If you were a prototyping company specializing in metal, you need to do development work to get the part right. Once you hone in and lock down that program, the machine will churn out thousands of parts for many years. It’s an extremely stable process once you get the geometry right. You only have to design one turbine blade, for example. When we see the growth of machine sales in DLM, it’s not because there’s an explosive growth of individual part geometries being built. It is that when a part geometry is suitable, it becomes a production item and you might need one or more machines just to cater to the production of that one part geometry. Once designers have figured out how to design for DLM, then there will be an unbelievable groundswell in metal 3D-printing machines.

PT: A lot of global manufacturers have invested in metal 3D printing, such as GE Aviation buying Morris Technologies a number of years ago, and Moog, which purchased Linear Mold & Engineering about a year ago. How does this impact subcontract 3D-printing companies?

GS: In the subcontract sector, things are not growing as much. Typically, a contract 3D printing company will fill a machine or two for part production. That’s more common in the subcontract business.  Looking at metal 3D printing, when GE bought Arcam and then Concept Laser, it sent shock waves through the industry. Our greatest concern was that GE would dominate all of the production of these companies just to satisfy its own growth needs. I think, however, it would be a short term problem. I can just imagine that many other companies would grow to fill the needs of the subcontract sector. That said, we have been told by one of the companies acquired that GE has no such plans. Well, we will wait and see.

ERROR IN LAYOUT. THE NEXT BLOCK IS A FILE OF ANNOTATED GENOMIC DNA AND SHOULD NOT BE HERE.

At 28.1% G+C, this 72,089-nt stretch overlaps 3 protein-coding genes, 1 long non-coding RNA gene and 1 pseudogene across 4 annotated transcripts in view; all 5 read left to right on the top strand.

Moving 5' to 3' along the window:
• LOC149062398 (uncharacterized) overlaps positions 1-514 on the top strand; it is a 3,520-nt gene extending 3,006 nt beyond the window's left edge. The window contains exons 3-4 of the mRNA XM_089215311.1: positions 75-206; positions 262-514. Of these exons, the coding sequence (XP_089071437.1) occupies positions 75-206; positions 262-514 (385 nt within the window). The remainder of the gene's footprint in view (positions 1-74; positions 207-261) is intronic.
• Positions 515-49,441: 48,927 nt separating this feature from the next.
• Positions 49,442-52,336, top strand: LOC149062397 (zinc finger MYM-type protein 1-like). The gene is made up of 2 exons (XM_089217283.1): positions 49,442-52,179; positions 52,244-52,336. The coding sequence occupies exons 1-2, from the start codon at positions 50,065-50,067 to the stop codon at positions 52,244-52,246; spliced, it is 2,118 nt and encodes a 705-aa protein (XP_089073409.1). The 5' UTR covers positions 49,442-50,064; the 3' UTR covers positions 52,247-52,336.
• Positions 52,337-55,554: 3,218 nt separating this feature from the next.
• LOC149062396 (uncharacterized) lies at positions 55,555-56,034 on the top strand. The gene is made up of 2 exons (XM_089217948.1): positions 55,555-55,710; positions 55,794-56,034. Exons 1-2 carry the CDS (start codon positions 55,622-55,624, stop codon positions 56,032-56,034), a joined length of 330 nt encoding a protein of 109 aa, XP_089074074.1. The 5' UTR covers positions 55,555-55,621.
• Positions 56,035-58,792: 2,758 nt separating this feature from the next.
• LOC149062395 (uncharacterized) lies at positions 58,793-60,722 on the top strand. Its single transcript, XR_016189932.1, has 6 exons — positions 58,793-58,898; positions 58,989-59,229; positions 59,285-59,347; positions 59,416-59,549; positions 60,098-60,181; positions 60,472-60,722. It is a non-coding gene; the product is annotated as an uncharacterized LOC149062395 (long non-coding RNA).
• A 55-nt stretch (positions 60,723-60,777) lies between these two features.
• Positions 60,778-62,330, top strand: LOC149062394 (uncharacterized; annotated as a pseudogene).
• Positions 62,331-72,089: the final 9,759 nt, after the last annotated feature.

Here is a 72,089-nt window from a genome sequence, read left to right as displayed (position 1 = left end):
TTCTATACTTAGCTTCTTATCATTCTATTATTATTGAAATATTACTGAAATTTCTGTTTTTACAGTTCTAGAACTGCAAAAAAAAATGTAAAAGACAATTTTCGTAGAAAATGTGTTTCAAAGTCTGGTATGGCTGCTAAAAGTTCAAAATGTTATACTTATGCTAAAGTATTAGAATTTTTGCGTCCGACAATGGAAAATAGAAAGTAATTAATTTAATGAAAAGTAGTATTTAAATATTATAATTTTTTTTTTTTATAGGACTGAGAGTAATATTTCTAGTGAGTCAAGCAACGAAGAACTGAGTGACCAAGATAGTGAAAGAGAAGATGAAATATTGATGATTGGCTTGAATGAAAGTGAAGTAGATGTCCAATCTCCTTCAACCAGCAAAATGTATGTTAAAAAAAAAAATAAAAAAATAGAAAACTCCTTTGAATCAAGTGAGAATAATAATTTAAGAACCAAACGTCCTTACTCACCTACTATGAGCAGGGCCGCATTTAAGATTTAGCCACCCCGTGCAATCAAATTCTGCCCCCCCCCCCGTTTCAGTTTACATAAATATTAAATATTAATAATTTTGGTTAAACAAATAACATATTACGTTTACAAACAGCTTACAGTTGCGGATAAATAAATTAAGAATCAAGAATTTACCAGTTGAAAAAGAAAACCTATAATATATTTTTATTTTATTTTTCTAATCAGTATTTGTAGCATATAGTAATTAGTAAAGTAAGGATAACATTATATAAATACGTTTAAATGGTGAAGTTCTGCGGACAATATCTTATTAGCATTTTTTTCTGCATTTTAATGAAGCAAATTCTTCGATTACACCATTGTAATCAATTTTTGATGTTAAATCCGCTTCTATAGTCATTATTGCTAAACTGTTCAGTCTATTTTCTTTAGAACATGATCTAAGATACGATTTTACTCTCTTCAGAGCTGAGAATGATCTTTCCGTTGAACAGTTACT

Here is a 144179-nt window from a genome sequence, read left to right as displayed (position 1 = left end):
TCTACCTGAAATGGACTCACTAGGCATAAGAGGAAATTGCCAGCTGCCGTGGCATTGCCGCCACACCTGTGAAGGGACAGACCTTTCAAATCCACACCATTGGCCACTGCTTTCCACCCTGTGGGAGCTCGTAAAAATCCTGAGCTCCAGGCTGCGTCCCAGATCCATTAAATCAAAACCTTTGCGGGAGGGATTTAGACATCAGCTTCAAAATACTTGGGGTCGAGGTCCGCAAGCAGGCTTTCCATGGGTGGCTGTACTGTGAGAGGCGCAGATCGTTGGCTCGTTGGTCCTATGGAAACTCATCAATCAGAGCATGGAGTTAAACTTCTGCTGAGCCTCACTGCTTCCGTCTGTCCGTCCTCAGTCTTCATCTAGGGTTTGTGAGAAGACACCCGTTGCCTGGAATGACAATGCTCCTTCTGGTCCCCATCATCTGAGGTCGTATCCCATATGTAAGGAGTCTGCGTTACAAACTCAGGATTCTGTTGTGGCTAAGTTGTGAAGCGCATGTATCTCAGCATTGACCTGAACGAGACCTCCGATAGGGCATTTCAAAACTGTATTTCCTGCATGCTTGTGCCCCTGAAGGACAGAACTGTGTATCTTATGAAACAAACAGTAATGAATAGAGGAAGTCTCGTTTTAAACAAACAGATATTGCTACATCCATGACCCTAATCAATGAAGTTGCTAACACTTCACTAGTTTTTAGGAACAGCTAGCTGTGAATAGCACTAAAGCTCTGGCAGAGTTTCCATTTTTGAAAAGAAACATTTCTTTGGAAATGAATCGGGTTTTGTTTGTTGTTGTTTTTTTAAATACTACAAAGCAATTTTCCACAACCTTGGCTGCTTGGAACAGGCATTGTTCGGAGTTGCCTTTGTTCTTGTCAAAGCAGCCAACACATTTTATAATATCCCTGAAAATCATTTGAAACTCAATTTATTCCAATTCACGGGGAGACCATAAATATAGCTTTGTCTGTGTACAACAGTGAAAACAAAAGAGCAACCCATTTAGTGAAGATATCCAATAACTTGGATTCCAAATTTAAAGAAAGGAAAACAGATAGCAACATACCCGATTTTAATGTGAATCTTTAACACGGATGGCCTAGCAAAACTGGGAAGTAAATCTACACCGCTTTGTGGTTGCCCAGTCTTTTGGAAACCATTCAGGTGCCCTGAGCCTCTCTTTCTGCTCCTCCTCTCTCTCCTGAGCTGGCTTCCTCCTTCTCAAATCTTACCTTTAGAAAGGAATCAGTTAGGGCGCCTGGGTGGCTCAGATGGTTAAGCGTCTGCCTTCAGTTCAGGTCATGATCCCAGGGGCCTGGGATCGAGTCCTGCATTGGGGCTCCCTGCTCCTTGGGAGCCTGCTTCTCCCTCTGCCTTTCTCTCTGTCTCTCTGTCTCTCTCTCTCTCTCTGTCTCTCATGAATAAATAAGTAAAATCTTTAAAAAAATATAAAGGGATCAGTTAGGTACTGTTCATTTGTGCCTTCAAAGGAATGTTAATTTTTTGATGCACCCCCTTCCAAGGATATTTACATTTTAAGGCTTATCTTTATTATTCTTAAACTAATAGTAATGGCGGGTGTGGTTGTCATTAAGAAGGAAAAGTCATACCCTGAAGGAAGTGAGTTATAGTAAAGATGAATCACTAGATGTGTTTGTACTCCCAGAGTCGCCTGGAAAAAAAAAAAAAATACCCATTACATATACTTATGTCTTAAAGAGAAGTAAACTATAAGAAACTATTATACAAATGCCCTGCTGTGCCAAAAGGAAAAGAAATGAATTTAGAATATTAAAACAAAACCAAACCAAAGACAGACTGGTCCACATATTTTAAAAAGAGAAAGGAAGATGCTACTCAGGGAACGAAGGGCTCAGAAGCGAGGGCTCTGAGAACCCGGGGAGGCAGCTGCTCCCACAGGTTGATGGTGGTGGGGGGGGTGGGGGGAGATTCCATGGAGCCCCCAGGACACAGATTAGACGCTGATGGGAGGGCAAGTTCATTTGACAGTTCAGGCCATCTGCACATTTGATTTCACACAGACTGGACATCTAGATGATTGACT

PT:  What is your #1 prediction for the metal 3D-printing sector for 2017?

GS: I would have to say that [we will see] a significant increase in the number of designers that learn how to design for the technology. Star Prototype, for one, will start taking in groups of designers for a couple of weeks at a time to learn how to run a machine and design for the process—a mini crash course, if you like. I hope all our competitors follow suit, as it would benefit the entire industry.

About the Author(s)

Clare Goldsberry

Until she retired in September 2021, Clare Goldsberry reported on the plastics industry for more than 30 years. In addition to the 10,000+ articles she has written, by her own estimation, she is the author of several books, including The Business of Injection Molding: How to succeed as a custom molder and Purchasing Injection Molds: A buyers guide. Goldsberry is a member of the Plastics Pioneers Association. She reflected on her long career in "Time to Say Good-Bye."